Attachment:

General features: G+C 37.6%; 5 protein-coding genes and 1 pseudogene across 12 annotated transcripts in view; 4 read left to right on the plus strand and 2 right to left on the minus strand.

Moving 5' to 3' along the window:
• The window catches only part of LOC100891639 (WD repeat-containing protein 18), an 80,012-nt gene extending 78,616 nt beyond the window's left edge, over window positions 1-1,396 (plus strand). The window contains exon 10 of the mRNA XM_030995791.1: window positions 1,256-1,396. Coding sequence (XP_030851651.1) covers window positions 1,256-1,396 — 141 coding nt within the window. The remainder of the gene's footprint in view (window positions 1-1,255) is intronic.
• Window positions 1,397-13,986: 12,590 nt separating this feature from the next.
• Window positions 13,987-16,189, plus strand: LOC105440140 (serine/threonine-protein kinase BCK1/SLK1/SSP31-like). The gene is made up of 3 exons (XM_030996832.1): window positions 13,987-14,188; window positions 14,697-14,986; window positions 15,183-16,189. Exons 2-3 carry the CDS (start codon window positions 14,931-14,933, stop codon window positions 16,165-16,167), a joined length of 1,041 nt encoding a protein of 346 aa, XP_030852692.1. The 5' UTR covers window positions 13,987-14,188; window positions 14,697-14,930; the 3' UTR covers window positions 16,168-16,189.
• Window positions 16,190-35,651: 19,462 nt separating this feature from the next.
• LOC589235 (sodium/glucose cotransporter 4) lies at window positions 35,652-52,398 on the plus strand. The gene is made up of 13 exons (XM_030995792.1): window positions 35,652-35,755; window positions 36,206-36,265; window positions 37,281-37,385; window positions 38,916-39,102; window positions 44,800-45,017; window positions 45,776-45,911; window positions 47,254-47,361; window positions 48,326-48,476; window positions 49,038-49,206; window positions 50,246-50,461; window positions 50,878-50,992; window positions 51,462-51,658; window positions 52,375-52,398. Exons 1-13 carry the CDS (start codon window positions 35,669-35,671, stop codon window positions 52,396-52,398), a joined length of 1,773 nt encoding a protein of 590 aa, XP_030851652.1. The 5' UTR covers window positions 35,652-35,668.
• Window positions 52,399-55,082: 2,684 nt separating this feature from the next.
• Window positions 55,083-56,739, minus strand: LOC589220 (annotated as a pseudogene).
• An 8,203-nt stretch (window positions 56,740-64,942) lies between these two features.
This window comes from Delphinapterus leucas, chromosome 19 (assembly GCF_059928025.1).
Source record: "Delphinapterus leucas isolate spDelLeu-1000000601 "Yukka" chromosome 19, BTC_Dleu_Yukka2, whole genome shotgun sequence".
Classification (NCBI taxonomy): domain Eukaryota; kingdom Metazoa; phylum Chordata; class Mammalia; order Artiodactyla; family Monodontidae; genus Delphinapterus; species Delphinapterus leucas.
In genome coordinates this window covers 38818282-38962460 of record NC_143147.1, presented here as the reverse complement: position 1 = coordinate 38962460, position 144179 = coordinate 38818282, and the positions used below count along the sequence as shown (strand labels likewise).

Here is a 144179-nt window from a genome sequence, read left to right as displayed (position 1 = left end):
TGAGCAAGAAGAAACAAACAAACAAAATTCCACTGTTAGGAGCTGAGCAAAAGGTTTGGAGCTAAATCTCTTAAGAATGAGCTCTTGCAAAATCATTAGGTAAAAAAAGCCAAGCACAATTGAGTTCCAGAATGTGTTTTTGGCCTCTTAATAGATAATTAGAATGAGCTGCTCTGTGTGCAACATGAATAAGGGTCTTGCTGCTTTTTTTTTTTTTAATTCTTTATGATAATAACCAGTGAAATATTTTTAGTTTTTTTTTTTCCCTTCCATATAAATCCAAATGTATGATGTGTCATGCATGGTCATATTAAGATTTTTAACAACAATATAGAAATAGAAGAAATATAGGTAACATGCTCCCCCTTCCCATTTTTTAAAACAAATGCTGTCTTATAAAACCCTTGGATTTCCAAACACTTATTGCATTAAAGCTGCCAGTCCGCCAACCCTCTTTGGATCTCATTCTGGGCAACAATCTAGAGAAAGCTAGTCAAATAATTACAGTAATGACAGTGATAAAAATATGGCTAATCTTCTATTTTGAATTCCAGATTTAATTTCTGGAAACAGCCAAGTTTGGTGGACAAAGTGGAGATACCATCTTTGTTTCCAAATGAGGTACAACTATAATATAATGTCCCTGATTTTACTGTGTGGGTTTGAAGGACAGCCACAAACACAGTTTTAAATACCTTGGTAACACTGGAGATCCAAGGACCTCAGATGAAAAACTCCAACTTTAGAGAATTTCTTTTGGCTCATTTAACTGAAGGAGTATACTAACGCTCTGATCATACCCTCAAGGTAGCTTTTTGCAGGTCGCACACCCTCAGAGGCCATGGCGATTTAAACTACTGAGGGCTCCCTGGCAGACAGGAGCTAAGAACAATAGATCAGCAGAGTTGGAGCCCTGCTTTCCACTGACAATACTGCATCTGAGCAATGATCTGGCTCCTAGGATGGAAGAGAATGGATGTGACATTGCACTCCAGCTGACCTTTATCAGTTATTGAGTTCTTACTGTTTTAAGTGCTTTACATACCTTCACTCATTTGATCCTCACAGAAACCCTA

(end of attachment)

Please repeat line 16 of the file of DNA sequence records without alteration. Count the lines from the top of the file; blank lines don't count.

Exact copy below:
TGAGCAAGAAGAAACAAACAAACAAAATTCCACTGTTAGGAGCTGAGCAAAAGGTTTGGAGCTAAATCTCTTAAGAATGAGCTCTTGCAAAATCATTAGGTAAAAAAAGCCAAGCACAATTGAGTTCCAGAATGTGTTTTTGGCCTCTTAATAGATAATTAGAATGAGCTGCTCTGTGTGCAACATGAATAAGGGTCTTGCTGCTTTTTTTTTTTTTAATTCTTTATGATAATAACCAGTGAAATATTTTTAGTTTTTTTTTTTCCCTTCCATATAAATCCAAATGTATGATGTGTCATGCATGGTCATATTAAGATTTTTAACAACAATATAGAAATAGAAGAAATATAGGTAACATGCTCCCCCTTCCCATTTTTTAAAACAAATGCTGTCTTATAAAACCCTTGGATTTCCAAACACTTATTGCATTAAAGCTGCCAGTCCGCCAACCCTCTTTGGATCTCATTCTGGGCAACAATCTAGAGAAAGCTAGTCAAATAATTACAGTAATGACAGTGATAAAAATATGGCTAATCTTCTATTTTGAATTCCAGATTTAATTTCTGGAAACAGCCAAGTTTGGTGGACAAAGTGGAGATACCATCTTTGTTTCCAAATGAGGTACAACTATAATATAATGTCCCTGATTTTACTGTGTGGGTTTGAAGGACAGCCACAAACACAGTTTTAAATACCTTGGTAACACTGGAGATCCAAGGACCTCAGATGAAAAACTCCAACTTTAGAGAATTTCTTTTGGCTCATTTAACTGAAGGAGTATACTAACGCTCTGATCATACCCTCAAGGTAGCTTTTTGCAGGTCGCACACCCTCAGAGGCCATGGCGATTTAAACTACTGAGGGCTCCCTGGCAGACAGGAGCTAAGAACAATAGATCAGCAGAGTTGGAGCCCTGCTTTCCACTGACAATACTGCATCTGAGCAATGATCTGGCTCCTAGGATGGAAGAGAATGGATGTGACATTGCACTCCAGCTGACCTTTATCAGTTATTGAGTTCTTACTGTTTTAAGTGCTTTACATACCTTCACTCATTTGATCCTCACAGAAACCCTA